Apologetics attracts people with egos: people who like winning debates, who really enjoy doing a victory dance over the supine carcasses of their opponents while receiving the adulation of the masses who already agree with them. I know this all too well—from the inside, one might say.
That is not the apologetic to which we are called. Unless we die to self, unless we have truly “sanctified Christ as Lord in our hearts” (the part of 1 Peter 3:15 we usually neglect to quote while going on about the defense we are supposed to make to those who ask a reason for the hope that is in us), we are almost guaranteed to do more harm than good. Even when we win.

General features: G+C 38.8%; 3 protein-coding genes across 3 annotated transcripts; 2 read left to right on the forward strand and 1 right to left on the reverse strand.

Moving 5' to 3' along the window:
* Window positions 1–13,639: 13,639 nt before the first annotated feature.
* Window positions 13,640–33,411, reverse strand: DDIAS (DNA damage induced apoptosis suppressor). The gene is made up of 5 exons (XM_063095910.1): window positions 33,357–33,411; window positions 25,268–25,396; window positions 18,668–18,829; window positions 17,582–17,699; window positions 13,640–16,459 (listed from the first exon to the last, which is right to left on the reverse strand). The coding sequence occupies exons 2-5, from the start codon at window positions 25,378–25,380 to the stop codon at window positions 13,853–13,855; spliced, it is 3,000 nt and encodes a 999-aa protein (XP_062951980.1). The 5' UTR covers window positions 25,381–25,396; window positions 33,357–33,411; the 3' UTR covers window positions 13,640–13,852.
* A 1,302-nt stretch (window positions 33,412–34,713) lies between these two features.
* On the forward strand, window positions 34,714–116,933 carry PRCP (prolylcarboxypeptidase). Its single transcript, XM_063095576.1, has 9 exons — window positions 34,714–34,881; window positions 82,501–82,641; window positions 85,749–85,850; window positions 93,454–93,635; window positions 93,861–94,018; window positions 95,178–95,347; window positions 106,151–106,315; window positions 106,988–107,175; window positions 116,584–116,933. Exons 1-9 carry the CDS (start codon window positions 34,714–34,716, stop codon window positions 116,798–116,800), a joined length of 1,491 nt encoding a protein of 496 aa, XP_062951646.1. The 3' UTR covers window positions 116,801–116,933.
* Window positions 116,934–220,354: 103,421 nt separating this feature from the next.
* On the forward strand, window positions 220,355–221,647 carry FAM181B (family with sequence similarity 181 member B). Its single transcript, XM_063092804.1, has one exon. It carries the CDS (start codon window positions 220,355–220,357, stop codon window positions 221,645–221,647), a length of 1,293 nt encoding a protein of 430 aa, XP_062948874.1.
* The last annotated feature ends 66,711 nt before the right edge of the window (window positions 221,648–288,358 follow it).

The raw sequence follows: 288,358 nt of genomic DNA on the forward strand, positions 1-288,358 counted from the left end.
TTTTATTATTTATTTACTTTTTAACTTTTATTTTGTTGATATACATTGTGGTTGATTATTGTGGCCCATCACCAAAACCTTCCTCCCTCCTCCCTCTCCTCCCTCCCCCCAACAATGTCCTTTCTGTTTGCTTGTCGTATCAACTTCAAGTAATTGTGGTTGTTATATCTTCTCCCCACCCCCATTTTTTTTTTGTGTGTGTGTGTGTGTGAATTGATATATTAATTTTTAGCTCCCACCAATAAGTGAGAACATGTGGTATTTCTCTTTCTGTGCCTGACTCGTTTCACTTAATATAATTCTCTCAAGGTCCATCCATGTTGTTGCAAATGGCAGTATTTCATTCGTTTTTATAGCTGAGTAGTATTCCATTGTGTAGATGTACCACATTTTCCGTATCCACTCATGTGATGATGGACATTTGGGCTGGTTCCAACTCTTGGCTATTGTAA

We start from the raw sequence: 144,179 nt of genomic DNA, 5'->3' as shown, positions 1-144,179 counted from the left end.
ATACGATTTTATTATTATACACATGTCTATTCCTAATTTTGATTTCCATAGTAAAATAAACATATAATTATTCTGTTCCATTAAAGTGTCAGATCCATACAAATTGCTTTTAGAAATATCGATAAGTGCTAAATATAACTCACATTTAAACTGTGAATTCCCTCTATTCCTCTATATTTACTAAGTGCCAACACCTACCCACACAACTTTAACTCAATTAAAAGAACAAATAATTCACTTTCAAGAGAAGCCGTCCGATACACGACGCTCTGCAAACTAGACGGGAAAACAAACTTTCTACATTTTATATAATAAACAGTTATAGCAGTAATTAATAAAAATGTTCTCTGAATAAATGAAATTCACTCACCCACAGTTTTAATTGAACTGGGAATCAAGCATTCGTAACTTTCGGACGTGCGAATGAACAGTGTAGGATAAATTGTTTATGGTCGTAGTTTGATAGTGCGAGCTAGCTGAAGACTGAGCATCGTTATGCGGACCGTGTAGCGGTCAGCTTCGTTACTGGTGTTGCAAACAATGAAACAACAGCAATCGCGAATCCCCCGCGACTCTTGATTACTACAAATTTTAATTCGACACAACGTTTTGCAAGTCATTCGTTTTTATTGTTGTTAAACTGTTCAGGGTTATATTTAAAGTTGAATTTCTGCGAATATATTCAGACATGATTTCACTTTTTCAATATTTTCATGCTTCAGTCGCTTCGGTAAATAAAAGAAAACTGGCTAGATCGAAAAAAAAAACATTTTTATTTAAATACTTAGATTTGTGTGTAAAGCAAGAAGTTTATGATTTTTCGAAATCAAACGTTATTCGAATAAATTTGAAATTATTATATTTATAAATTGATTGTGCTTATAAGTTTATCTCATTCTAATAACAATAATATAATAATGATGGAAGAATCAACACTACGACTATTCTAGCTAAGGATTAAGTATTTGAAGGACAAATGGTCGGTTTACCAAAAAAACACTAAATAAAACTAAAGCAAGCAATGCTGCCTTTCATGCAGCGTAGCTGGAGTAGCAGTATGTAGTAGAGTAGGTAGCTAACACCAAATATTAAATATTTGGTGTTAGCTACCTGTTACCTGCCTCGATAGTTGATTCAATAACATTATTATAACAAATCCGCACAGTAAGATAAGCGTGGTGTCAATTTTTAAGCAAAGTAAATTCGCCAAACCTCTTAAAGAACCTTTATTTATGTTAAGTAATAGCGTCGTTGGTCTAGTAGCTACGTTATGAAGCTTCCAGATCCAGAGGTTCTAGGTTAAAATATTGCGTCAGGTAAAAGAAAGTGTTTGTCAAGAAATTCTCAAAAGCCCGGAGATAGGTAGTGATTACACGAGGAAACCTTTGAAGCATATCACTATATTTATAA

Especially when we win.
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Donald T. Williams Ph.D., is Professor Emeritus of Toccoa Falls College and the author of Deeper Magic: The Theology Behind the Writings of C. S. Lewis (Square Halo Books, 2016) and Ninety-Five Theses for a New Reformation: A Road Map for Post-Evangelical Christianity (Semper Reformanda Publications, 2021).
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